Click on “Download PDF” for the PDF version or on the title for the HTML version.
If you are not an ASABE member or if your employer has not arranged for access to the full-text, Click here for options.
Application of satellite, unmanned aircraft system, and ground-based sensor data for precision agriculture: a review
Published by the American Society of Agricultural and Biological Engineers, St. Joseph, Michigan www.asabe.orgCitation: 2017 ASABE Annual International Meeting 1700272.(doi:10.13031/aim.201700272)
Authors: Joshua D Rudd, Gary T Roberson, John J Classen
Keywords: agricultural aviation, hyperspectral imagery, multispectral imagery, remote sensing, satellite imagery.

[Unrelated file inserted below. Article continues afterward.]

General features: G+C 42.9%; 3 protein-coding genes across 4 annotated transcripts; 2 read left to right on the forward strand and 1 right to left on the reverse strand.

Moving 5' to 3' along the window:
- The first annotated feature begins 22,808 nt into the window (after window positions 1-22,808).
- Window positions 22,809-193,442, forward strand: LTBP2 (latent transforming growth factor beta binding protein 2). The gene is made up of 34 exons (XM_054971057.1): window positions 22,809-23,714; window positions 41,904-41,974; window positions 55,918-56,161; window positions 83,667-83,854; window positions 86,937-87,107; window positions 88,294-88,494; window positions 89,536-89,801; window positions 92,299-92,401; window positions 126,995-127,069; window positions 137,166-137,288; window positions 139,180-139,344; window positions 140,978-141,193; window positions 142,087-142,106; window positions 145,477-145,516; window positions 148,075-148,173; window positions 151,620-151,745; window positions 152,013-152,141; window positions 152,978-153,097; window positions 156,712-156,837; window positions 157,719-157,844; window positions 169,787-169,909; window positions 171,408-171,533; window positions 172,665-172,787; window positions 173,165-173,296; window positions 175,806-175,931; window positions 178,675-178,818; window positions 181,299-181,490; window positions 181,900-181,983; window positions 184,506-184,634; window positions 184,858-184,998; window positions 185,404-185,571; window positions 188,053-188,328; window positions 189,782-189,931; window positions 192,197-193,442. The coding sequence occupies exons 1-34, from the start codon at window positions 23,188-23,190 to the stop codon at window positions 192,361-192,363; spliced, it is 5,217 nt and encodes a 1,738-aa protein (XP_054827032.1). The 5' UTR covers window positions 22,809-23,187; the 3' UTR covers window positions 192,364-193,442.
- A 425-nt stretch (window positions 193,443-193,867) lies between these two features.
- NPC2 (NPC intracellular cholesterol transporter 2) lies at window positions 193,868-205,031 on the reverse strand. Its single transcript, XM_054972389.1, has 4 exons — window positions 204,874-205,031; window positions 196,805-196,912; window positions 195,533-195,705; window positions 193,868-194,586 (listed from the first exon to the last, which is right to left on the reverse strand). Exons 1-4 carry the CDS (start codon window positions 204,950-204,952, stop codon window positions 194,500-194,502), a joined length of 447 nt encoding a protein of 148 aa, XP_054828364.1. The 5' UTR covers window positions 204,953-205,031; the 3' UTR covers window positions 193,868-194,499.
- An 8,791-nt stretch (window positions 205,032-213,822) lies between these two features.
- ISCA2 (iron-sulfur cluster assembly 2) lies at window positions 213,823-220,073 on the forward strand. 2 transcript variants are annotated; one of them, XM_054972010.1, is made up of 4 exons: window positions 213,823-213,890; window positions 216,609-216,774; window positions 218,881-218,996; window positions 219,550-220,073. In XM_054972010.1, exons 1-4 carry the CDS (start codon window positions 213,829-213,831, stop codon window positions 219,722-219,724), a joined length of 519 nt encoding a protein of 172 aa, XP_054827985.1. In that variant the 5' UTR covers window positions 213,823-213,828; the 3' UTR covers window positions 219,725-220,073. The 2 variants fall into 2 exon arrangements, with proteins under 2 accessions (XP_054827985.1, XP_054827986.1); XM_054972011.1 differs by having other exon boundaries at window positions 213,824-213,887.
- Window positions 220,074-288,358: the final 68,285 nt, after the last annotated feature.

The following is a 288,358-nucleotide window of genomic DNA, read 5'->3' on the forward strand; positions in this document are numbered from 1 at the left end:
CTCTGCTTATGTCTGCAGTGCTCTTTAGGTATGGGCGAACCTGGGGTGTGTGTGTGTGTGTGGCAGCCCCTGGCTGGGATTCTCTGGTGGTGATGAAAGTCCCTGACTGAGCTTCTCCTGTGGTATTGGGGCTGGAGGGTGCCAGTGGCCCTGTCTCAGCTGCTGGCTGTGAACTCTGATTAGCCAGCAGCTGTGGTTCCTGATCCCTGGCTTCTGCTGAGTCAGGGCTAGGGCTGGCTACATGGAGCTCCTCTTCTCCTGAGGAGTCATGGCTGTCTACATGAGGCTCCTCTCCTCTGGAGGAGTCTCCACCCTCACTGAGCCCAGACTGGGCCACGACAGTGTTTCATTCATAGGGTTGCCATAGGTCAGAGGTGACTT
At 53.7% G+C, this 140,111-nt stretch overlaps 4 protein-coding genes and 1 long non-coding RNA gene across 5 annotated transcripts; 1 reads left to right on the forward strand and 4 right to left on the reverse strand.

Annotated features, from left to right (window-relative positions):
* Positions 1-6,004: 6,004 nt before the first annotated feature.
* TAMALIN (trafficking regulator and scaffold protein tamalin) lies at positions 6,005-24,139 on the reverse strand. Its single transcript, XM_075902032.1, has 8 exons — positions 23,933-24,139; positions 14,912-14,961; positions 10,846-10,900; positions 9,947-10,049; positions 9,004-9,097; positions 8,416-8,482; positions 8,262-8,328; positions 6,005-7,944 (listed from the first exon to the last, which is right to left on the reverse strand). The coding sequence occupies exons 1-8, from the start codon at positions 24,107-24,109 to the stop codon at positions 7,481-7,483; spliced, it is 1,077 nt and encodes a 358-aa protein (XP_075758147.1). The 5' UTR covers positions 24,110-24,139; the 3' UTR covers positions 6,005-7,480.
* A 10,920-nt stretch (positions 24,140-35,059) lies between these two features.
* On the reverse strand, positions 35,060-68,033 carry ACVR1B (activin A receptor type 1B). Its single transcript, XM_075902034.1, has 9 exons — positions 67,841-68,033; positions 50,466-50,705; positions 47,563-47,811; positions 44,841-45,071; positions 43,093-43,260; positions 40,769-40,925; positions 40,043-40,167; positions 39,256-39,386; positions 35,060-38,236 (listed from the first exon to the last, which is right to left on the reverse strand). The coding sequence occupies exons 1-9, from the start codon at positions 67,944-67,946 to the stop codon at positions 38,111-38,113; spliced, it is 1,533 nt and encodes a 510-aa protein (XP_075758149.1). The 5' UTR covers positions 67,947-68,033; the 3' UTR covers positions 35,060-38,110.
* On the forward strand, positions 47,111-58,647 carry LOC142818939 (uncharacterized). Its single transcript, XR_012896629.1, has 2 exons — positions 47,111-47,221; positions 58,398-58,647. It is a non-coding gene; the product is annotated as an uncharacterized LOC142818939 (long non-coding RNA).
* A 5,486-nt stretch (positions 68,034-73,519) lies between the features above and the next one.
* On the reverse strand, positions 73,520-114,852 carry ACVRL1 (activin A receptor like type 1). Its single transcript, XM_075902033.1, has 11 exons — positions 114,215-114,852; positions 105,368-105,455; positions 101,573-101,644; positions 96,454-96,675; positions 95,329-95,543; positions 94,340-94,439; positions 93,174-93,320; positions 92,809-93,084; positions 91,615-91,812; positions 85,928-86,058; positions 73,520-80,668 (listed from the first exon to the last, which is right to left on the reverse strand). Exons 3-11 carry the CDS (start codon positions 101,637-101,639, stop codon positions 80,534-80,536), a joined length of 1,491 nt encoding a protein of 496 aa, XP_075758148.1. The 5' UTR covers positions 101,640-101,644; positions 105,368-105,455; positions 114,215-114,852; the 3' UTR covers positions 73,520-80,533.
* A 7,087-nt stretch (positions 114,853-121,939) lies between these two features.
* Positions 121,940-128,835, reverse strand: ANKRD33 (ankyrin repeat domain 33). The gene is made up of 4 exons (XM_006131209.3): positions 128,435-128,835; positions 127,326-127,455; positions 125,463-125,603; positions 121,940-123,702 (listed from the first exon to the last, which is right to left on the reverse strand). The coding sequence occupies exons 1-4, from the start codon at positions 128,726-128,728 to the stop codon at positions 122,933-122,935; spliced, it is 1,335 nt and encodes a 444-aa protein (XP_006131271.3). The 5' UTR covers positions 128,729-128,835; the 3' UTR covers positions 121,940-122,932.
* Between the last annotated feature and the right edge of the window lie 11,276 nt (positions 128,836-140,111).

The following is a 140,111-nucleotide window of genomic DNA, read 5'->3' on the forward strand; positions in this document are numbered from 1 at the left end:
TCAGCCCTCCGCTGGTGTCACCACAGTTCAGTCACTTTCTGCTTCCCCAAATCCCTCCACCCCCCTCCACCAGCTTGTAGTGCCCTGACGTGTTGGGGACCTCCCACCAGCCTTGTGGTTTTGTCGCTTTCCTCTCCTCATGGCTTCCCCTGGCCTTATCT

Data resources for precision agriculture applications are expanding. Image capturing satellite constellations are growing in number, unmanned aircraft systems (UAS) are seeing widespread use as they become more powerful and easier to use, and ground-based units are becoming less expensive to produce. Moreover, the different sensors types that can be used with these three platforms are increasing in variety and capability. Although, the three different remote sensing platforms can supply some similar types of data, each system delivers some unique capabilities suitable for specific uses. This review seeks to demonstrate the potential benefits and shortcomings of data gathered from satellites, UAS, and ground sensors, and how they can be used for different applications. Satellite data can be obtained at varying spatial and temporal resolutions, but the data is easily corrupted by cloud cover. It can also be several days between usable flight paths. Small UAS provide flexibility regarding sensor types and flight timings, and they produce imagery at a higher spatial resolution. These platforms have a wide range in cost and most cannot be used during rain or high wind; moreover, the data quality can be influenced by light conditions. Ground sensors can produce ultra-high resolution data that is less affected by environmental conditions but gathering the data is labor intensive and time consuming. Out of the three systems, UAS are the most versatile, but there are circumstances where data from the other two is more suitable for specific applications.(Download PDF) (Export to EndNotes)